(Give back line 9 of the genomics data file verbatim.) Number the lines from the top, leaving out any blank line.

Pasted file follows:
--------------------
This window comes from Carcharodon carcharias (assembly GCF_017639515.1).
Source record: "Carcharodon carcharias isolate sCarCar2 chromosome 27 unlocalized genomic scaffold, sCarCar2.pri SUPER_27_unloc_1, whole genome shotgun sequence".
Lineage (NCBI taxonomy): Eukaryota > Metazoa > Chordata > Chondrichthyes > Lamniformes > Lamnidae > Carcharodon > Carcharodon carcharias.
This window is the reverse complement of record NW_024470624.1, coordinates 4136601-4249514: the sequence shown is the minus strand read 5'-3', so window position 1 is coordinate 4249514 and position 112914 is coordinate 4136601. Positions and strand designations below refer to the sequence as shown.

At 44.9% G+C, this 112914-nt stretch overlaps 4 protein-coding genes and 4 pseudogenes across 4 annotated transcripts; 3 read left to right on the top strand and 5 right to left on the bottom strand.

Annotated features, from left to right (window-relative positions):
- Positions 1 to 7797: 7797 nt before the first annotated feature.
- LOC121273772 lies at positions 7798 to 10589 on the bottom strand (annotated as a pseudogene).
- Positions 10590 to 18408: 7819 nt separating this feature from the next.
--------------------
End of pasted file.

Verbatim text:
- Positions 10590 to 18408: 7819 nt separating this feature from the next.